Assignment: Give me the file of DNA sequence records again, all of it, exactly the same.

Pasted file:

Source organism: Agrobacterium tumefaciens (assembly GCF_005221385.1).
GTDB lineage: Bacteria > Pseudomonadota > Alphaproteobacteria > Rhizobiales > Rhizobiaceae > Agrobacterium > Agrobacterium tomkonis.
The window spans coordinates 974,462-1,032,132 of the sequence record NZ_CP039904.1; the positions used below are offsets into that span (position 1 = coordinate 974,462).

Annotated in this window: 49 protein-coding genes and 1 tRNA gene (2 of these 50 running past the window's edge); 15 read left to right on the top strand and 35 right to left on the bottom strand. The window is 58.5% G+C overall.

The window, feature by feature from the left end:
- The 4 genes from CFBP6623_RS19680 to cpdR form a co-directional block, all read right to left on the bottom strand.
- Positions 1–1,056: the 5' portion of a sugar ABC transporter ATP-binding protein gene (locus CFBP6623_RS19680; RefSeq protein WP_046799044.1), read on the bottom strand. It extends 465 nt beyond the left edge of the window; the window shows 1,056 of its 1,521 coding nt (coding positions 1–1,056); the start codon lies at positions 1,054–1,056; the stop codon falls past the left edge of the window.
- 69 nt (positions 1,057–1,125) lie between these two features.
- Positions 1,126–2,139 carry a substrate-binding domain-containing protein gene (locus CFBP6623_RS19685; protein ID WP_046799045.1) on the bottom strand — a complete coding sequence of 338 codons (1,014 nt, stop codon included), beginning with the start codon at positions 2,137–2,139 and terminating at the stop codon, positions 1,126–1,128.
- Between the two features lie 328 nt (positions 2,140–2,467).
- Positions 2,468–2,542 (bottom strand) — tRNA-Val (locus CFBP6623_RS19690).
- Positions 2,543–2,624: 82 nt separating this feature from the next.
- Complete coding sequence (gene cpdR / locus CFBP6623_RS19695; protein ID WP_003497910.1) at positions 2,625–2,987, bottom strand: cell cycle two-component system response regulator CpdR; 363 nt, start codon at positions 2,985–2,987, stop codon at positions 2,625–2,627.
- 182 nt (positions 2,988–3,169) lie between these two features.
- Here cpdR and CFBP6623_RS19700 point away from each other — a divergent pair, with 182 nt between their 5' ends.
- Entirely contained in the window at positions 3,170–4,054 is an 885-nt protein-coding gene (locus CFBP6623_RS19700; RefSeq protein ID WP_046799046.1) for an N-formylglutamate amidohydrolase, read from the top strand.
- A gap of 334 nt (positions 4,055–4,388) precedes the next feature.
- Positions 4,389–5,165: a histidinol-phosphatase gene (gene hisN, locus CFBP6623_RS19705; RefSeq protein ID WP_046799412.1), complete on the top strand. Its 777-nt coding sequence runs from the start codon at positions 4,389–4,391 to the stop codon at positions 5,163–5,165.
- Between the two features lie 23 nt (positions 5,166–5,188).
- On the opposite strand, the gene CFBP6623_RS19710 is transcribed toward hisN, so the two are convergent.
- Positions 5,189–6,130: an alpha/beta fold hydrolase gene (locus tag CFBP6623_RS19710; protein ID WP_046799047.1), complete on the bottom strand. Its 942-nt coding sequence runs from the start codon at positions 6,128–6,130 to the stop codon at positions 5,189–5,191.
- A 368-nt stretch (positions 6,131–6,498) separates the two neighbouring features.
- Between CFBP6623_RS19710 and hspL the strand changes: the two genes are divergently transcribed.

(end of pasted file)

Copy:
Source organism: Agrobacterium tumefaciens (assembly GCF_005221385.1).
GTDB lineage: Bacteria > Pseudomonadota > Alphaproteobacteria > Rhizobiales > Rhizobiaceae > Agrobacterium > Agrobacterium tomkonis.
The window spans coordinates 974,462-1,032,132 of the sequence record NZ_CP039904.1; the positions used below are offsets into that span (position 1 = coordinate 974,462).

Annotated in this window: 49 protein-coding genes and 1 tRNA gene (2 of these 50 running past the window's edge); 15 read left to right on the top strand and 35 right to left on the bottom strand. The window is 58.5% G+C overall.

The window, feature by feature from the left end:
- The 4 genes from CFBP6623_RS19680 to cpdR form a co-directional block, all read right to left on the bottom strand.
- Positions 1–1,056: the 5' portion of a sugar ABC transporter ATP-binding protein gene (locus CFBP6623_RS19680; RefSeq protein WP_046799044.1), read on the bottom strand. It extends 465 nt beyond the left edge of the window; the window shows 1,056 of its 1,521 coding nt (coding positions 1–1,056); the start codon lies at positions 1,054–1,056; the stop codon falls past the left edge of the window.
- 69 nt (positions 1,057–1,125) lie between these two features.
- Positions 1,126–2,139 carry a substrate-binding domain-containing protein gene (locus CFBP6623_RS19685; protein ID WP_046799045.1) on the bottom strand — a complete coding sequence of 338 codons (1,014 nt, stop codon included), beginning with the start codon at positions 2,137–2,139 and terminating at the stop codon, positions 1,126–1,128.
- Between the two features lie 328 nt (positions 2,140–2,467).
- Positions 2,468–2,542 (bottom strand) — tRNA-Val (locus CFBP6623_RS19690).
- Positions 2,543–2,624: 82 nt separating this feature from the next.
- Complete coding sequence (gene cpdR / locus CFBP6623_RS19695; protein ID WP_003497910.1) at positions 2,625–2,987, bottom strand: cell cycle two-component system response regulator CpdR; 363 nt, start codon at positions 2,985–2,987, stop codon at positions 2,625–2,627.
- 182 nt (positions 2,988–3,169) lie between these two features.
- Here cpdR and CFBP6623_RS19700 point away from each other — a divergent pair, with 182 nt between their 5' ends.
- Entirely contained in the window at positions 3,170–4,054 is an 885-nt protein-coding gene (locus CFBP6623_RS19700; RefSeq protein ID WP_046799046.1) for an N-formylglutamate amidohydrolase, read from the top strand.
- A gap of 334 nt (positions 4,055–4,388) precedes the next feature.
- Positions 4,389–5,165: a histidinol-phosphatase gene (gene hisN, locus CFBP6623_RS19705; RefSeq protein ID WP_046799412.1), complete on the top strand. Its 777-nt coding sequence runs from the start codon at positions 4,389–4,391 to the stop codon at positions 5,163–5,165.
- Between the two features lie 23 nt (positions 5,166–5,188).
- On the opposite strand, the gene CFBP6623_RS19710 is transcribed toward hisN, so the two are convergent.
- Positions 5,189–6,130: an alpha/beta fold hydrolase gene (locus tag CFBP6623_RS19710; protein ID WP_046799047.1), complete on the bottom strand. Its 942-nt coding sequence runs from the start codon at positions 6,128–6,130 to the stop codon at positions 5,189–5,191.
- A 368-nt stretch (positions 6,131–6,498) separates the two neighbouring features.
- Between CFBP6623_RS19710 and hspL the strand changes: the two genes are divergently transcribed.